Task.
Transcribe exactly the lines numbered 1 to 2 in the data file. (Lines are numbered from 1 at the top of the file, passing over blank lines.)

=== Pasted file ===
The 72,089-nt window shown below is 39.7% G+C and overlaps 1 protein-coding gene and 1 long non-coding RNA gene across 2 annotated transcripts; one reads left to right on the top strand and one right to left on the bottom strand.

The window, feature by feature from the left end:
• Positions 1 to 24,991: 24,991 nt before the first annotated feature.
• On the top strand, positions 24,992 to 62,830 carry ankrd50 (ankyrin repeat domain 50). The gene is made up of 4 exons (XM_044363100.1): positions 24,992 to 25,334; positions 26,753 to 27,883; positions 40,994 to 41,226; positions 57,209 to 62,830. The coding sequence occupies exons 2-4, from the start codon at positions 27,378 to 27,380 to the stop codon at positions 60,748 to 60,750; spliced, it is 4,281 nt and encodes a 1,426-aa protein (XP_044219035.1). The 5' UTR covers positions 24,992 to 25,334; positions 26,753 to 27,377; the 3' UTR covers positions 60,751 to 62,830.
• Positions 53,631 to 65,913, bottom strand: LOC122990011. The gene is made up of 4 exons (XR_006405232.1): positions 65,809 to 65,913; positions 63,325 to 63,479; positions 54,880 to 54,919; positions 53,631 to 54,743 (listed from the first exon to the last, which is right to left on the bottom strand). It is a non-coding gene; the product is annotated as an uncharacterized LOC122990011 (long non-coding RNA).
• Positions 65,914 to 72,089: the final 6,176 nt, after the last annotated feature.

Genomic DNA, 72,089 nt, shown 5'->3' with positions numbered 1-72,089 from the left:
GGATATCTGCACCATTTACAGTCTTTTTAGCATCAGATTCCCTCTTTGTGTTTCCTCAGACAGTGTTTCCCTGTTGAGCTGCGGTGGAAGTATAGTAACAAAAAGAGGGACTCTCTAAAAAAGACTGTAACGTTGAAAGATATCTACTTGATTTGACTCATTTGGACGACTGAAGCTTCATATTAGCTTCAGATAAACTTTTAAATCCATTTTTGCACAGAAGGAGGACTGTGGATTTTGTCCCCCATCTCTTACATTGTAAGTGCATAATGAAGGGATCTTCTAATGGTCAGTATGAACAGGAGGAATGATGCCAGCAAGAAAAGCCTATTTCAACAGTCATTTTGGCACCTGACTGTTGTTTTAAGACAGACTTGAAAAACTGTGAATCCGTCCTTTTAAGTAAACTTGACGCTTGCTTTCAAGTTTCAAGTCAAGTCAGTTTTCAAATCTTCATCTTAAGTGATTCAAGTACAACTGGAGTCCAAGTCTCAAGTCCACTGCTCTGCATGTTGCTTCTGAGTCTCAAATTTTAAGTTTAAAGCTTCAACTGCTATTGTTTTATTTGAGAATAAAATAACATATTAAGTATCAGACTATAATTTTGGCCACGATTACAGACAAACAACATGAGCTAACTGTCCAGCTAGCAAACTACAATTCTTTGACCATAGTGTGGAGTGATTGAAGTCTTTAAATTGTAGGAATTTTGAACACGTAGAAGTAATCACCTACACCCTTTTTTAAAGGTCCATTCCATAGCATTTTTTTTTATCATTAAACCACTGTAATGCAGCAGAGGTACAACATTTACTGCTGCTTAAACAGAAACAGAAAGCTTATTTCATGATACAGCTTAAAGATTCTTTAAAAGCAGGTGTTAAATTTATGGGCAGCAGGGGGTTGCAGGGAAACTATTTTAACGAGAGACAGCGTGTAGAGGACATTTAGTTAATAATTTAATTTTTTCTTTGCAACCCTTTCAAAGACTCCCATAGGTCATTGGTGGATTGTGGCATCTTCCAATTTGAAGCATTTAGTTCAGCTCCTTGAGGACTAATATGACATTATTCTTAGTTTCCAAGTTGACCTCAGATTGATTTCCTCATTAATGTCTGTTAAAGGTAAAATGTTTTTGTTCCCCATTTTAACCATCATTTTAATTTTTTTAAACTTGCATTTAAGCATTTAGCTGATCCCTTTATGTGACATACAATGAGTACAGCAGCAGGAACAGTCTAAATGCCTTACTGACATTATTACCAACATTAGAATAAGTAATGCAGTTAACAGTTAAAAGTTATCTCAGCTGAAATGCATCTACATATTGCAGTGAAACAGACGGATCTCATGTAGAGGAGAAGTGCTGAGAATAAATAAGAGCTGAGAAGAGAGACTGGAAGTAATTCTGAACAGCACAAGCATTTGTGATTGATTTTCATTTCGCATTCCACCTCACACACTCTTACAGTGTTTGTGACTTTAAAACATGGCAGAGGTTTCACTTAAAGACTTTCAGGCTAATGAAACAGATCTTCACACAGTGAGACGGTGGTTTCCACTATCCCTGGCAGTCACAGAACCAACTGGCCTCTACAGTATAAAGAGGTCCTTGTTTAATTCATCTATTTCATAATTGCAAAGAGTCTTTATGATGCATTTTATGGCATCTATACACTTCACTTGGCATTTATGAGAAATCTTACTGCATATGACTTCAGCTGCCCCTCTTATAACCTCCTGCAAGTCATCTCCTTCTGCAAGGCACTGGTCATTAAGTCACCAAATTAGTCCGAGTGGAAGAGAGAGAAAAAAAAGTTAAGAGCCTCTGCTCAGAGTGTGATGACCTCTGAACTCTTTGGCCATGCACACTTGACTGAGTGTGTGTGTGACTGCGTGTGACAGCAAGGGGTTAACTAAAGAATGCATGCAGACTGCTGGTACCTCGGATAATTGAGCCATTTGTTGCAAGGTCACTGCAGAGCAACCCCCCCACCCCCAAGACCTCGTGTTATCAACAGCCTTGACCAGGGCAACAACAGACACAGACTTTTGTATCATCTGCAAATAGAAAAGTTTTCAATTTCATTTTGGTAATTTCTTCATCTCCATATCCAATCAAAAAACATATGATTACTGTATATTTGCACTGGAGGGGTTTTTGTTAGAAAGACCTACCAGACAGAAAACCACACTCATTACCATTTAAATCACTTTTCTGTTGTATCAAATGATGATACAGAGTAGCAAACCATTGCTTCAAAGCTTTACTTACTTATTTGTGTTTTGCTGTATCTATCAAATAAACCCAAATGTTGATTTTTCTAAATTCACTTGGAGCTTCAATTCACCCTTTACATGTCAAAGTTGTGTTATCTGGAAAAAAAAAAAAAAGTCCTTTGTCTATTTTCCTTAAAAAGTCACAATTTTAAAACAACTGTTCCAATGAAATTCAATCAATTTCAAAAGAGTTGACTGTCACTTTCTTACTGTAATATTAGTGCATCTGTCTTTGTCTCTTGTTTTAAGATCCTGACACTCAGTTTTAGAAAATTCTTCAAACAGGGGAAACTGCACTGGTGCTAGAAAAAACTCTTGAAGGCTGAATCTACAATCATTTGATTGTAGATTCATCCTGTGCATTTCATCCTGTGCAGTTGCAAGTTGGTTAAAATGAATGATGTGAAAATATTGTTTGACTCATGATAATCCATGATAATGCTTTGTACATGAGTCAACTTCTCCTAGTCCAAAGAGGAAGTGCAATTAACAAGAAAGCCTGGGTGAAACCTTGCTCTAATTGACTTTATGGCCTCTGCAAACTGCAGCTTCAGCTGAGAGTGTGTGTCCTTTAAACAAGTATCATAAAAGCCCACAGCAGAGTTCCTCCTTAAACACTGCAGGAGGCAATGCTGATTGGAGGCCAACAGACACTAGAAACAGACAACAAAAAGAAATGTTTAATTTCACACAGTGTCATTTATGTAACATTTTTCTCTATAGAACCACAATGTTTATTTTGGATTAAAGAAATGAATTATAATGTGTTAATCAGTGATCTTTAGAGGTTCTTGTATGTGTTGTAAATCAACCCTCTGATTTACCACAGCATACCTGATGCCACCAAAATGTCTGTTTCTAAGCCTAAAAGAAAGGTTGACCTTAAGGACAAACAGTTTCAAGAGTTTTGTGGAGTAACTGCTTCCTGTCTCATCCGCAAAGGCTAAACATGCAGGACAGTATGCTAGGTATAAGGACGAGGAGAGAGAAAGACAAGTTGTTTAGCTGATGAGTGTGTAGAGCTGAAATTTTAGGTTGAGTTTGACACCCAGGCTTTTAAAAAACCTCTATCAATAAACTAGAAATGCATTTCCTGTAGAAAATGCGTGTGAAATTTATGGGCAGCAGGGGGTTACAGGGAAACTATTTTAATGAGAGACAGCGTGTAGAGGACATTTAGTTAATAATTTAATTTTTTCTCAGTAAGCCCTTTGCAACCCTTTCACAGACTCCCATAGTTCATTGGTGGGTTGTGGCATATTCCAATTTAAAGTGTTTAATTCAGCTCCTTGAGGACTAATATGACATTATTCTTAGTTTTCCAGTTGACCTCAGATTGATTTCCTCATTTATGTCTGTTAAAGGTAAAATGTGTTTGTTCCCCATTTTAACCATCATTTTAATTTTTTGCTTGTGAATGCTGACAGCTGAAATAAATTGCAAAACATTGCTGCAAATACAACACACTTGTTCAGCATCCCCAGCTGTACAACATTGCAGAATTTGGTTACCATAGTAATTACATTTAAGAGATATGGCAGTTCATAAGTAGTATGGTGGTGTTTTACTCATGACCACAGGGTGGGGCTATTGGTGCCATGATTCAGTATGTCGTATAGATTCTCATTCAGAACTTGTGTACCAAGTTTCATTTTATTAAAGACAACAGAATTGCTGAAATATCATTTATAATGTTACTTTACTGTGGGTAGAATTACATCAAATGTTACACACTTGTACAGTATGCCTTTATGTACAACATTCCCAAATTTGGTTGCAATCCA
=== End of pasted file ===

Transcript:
The 72,089-nt window shown below is 39.7% G+C and overlaps 1 protein-coding gene and 1 long non-coding RNA gene across 2 annotated transcripts; one reads left to right on the top strand and one right to left on the bottom strand.

The window, feature by feature from the left end: